The Mu‘tazilee scholars interpreted the Qur’an in such a way as to support and defend their unique and unorthodox ideas which had never before been expressed by the early scholars among the sahaabah, the taabi‘oon, or their students. Many of their early tafseers, like those of orthodox scholars, were lost in time and we only know about them from references made to them by their contemporaries.
Their method of tafseer is considered tafseer bid-diraayah of the worst kind. Such tafseers are noted for their total disregard for the opinions of the early mufassirs, as well as their complete dismissal of classical lexical meanings. The following are brief reviews of Mu‘tazilee-oriented tafseers which have survived until today:
1.Tafseer ‘Abdul-Jabbaar al-Hamdaanee, Tanzeeh al-Qur’aan ‘an al- Mataa‘in.
‘Abdul-Jabbaar ibn Ahmad al-Hamdaanee (d. 1024 CE/ 415 AH), a major Mu‘tazilee scholar of his time, was appointed judge of the city of Rayy, where he lectured until he died. He authored books in usool al-fiqh and other Islaamic sciences, as well as a highly acclaimed historical work called Dalaa’il an- Nuboowah (Proofs of the Prophethood).
His tafseer is not a complete explanation of the Qur’aan, as only the controversial and equivocal verses are interpreted in order to refute the position of Sunnee scholars. The tafseer begins with Soorah al- Faatihah (1) and ends with Soorah an-Naas (114); however, many chapters and verses remain unexplained. The book is organized around certain issues whereby a problem is presented and its solution proposed.
2.Tafseer ash-Shareef al-Murtadaa, Gharar al-Fawaa’id wa Durar al-Qabaa’id
‘Alee ibn at-Taahir, Aboo Ahmad al-Husayn (966-1048 CE/355-439 AH) traces his ancestry back to the Shee‘ah Imaam Moosaa al-Kaathim, the son of Ja‘far as-Saadiq. He was the main scholar of the Shee‘ah in ‘Iraaq and an adamant follower of the Mu‘tazilee school of thought. The book of sayings attributed to ‘Alee ibn Abee Taalib, Nahj al-Balaaghah, was written either by him or by his brother, Shareef Ridaa. Shareef Murtadaa’s tafseer contains lectures which he dictated in eighty lessons, covering studies in tafseer, hadeeth,and literature.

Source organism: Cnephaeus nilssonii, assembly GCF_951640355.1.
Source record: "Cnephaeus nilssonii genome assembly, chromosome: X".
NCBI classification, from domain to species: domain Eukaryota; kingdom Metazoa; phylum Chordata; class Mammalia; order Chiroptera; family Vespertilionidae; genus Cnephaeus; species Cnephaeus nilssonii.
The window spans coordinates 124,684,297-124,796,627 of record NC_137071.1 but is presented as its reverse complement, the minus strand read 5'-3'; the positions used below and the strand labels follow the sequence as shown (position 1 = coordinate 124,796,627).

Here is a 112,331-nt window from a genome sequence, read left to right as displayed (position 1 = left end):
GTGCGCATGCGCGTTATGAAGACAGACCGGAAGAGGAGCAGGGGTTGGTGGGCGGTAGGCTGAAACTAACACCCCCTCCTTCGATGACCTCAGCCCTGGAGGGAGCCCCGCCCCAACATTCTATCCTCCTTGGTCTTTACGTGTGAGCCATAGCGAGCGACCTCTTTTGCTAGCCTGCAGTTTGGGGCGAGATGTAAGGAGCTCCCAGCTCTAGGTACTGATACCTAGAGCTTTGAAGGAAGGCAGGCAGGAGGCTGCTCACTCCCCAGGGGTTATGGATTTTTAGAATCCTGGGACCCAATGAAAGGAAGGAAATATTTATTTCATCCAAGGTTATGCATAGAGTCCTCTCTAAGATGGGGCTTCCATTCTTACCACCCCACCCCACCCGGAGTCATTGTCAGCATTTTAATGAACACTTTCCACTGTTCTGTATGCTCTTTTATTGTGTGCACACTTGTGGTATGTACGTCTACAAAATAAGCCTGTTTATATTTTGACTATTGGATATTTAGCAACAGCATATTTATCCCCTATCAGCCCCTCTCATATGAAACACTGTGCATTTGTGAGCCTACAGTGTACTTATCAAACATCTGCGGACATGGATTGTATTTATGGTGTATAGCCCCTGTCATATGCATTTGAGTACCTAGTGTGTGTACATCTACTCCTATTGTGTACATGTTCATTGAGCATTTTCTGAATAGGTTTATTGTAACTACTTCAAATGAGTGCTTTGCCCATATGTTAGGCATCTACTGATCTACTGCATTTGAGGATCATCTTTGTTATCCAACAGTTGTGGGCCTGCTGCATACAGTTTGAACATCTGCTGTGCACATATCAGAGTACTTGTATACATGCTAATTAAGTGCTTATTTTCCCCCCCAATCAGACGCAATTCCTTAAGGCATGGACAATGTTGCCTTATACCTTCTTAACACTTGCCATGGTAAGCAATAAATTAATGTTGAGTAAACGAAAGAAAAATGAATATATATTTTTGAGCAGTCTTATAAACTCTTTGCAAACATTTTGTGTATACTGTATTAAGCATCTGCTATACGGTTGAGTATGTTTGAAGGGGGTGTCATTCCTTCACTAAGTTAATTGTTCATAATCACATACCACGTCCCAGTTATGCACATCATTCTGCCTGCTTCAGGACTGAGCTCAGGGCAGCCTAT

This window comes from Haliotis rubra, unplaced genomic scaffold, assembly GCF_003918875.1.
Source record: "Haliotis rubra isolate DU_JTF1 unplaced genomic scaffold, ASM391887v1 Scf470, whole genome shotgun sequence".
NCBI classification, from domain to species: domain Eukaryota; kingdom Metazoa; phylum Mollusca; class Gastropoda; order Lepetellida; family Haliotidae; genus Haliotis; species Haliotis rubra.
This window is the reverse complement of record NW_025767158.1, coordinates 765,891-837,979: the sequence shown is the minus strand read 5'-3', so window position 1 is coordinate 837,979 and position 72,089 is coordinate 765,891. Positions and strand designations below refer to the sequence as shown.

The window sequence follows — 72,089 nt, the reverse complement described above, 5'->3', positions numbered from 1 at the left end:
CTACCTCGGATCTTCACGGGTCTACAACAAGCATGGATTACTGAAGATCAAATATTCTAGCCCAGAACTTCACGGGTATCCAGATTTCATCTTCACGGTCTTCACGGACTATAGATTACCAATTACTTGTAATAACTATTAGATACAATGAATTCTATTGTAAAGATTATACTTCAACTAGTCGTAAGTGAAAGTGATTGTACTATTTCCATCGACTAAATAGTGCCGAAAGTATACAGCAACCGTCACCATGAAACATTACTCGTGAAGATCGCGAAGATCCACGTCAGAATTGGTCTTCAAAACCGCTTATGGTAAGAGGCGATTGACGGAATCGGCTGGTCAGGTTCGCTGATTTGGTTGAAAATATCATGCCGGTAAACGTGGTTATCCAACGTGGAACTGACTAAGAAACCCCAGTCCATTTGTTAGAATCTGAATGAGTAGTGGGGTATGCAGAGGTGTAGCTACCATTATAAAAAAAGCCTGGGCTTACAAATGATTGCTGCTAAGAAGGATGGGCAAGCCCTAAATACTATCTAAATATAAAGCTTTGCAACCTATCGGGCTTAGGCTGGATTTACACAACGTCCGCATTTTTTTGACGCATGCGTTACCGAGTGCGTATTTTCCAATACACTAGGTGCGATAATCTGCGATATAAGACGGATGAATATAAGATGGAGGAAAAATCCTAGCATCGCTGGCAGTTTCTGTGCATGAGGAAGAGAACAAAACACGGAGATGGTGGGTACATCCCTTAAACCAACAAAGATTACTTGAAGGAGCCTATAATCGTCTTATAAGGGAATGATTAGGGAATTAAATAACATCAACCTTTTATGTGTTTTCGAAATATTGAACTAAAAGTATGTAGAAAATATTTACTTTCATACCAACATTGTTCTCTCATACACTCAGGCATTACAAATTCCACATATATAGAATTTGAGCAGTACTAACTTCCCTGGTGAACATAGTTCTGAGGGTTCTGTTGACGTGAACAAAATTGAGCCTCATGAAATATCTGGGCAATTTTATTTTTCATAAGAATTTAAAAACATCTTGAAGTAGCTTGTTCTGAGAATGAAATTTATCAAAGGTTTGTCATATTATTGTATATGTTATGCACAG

Hence, this tafseer was nicknamed “ Amaalee ash-Shareef al-Murtadaa” (The Dictations of Shareef Murtadaa). The tafseer section of the book does not explain all of the Qur’aan, but instead interprets selected passages in such a way as to establish the fundamental principles of the Mu‘tazilees. The author also skillfully takes certain verses which obviously contradict some of the Mu‘tazilee fundamentals and neutralizes them with unorthodox linguistic explanations. In fact, the whole tafseer has a heavily linguistic, analytical slant.
3.Tafseer az-Zamakhsharee, al-Kash-shaaf ‘an Haqaa’iq at-Tanzeel
Mahmood ibn ‘Umar az-Zamakhsharee al-Khwaarazmee (1075-1144 CE/467-538 AH) was a Hanafee scholar who studied in Baghdaad and Khurasaan and wrote a number of books on Arabic literature and grammar, usool al-fiqh, hadeeth commentary, etc. Despite az-Zamakhsharee’s blatant Mu‘tazilee leanings, his tafseer is considered a literary masterpiece.
His explanations of the various miraculous aspects of the Qur’aan were the most detailed and extensive written, and his discussions of the beauty of Qur’aanic rhyme, rhythm, and eloquence the most comprehensive. Az-Zamakhsharee uses his mastery of the Arabic language to interpret the Qur’aan according to Mu‘tazilee thought. Verses which conflict with his fundamentals are made allegorical and reinterpreted. His handling of legal issues is brief and unbiased, and he rarely uses Israa’eeleeyaat.